That's all for now. I have more parts coming and will update this thread as progress continues.
  • TerryMac
    September 21, 2019
    I recently returned from a two and a half month trip to the mid-west and almost had a disaster.

    As you can see from the attached photos, my electrical connector had an arcing problem and burnt the receptacle and plug severely. This could have easily started a fire and destroyed the whole rig.


    I had just gotten home and pulled onto my parking pad. I quickly grabbed my power cord, plugged it into the RV and my garage outlet. I turned on the AC and started unloading the RV (upper 90's in South Carolina). I took several days to unload the essentials and empty the fridge etc. My wife and I smelled an odd smell but it did not smell electrical nor really burnt. It was sort of a plastic type smell. We searched around for the source but could not pin point anything. Turned off the fridge and the AC.

    While doing the unloading, I had been prepping for cleaning my tanks, I worked on sanitizing my fresh water tank, then ran that water into my grey tank after dumping in a bunch of gel automatic dish washer detergent. (a tip to clean the sensors that I had heard but hadn't used yet). Added cleaner to my black tank and filled it also. The tanks then set for a few days to stew and I was planning to take the rig to a free dump station and see if that helped my tanks.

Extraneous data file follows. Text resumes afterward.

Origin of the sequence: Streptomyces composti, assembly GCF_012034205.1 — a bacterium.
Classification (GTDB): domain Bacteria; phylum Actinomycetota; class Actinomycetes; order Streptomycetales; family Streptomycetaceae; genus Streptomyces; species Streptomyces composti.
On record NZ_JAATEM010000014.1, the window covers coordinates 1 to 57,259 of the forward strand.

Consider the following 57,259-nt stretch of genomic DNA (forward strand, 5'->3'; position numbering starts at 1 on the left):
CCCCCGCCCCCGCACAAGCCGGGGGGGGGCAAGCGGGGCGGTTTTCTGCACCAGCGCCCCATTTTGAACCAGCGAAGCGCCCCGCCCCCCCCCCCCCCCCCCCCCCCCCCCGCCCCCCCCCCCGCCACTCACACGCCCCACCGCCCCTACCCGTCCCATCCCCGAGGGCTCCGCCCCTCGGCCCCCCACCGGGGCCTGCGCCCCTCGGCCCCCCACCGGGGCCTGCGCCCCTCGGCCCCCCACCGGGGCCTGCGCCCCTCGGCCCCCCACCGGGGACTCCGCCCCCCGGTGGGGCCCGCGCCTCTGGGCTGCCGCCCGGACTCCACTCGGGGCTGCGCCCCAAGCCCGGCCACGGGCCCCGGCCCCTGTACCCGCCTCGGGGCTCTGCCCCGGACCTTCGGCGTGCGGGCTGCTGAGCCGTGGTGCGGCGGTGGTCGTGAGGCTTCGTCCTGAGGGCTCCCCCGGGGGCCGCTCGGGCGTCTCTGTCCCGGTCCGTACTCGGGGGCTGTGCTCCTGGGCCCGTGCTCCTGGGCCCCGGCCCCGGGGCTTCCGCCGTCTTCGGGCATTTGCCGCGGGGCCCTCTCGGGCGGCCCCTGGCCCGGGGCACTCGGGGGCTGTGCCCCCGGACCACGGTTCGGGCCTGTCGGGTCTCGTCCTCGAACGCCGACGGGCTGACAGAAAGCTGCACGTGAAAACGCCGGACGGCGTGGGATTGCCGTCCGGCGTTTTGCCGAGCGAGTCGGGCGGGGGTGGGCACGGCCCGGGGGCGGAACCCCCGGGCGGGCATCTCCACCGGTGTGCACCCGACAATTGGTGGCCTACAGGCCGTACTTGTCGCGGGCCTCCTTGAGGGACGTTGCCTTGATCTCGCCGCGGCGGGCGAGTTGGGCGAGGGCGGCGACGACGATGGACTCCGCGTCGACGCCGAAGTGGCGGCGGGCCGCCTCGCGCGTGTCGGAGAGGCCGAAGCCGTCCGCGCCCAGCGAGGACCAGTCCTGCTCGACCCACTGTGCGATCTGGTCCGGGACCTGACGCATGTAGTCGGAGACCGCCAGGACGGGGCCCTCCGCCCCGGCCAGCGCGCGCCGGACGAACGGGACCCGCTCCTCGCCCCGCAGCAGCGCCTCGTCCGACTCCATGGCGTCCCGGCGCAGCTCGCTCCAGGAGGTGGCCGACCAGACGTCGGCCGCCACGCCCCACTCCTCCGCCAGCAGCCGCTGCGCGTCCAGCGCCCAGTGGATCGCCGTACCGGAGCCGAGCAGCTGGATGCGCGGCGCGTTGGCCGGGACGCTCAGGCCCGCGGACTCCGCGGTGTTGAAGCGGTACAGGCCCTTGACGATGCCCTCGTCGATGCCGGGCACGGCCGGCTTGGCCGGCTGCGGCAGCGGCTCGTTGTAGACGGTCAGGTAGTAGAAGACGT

When I was unhooking to go to the dump station, I noticed that I had not properly connected my twist lock connector. I had just plugged it in and did not twist it and did not secure the threaded ring.

    It was drooped down with at least a 1/4 inch gap at the top and when I gave it a pull, nothing happened. I smelled the strange odor again and immediately went and unplugged the other end of the cord.

    I took some twisting and pulling but I got the plug out (pulling the hot fitting out of the receptacle at the same time).

    I did my dump station run and replaced and repaired the wiring and used new outlets. One thing to watch is that heat travels up the conductor and will melt the inner insulation while the jacket looks good. You need to cut the wire back enough to get to good insulation or replace the wire.

    I'm speculation that the sloppy plug in job left a poor connection on the hot line and it was over-heating and arcing internally and was slowly burning the connectors (thus the funny smell).

    I have researched the arc detecting breakers to see if they would help with this problem but apparently they only protect downstream from the breaker. (I will replace my outlet circuit but that will only help at home.) With the state of most campground outlets, it will be a cold day when they have these outlets. Though I did have one park that had GFI on the main breaker, that was a first.

    Anyone have any ideas or thoughts on what to do to help with this? I though about making an exterior panel box with an arc detector that would be used like the surge protector devices (I have one but did not use it at home) But I was looking for a cleaner solution. Of course the best thing is to NEVER make a mistake!

    Arc-faults cause most electrical fires, not short circuits. My 30 amp breaker never tripped!

    Thanks and everyone be careful.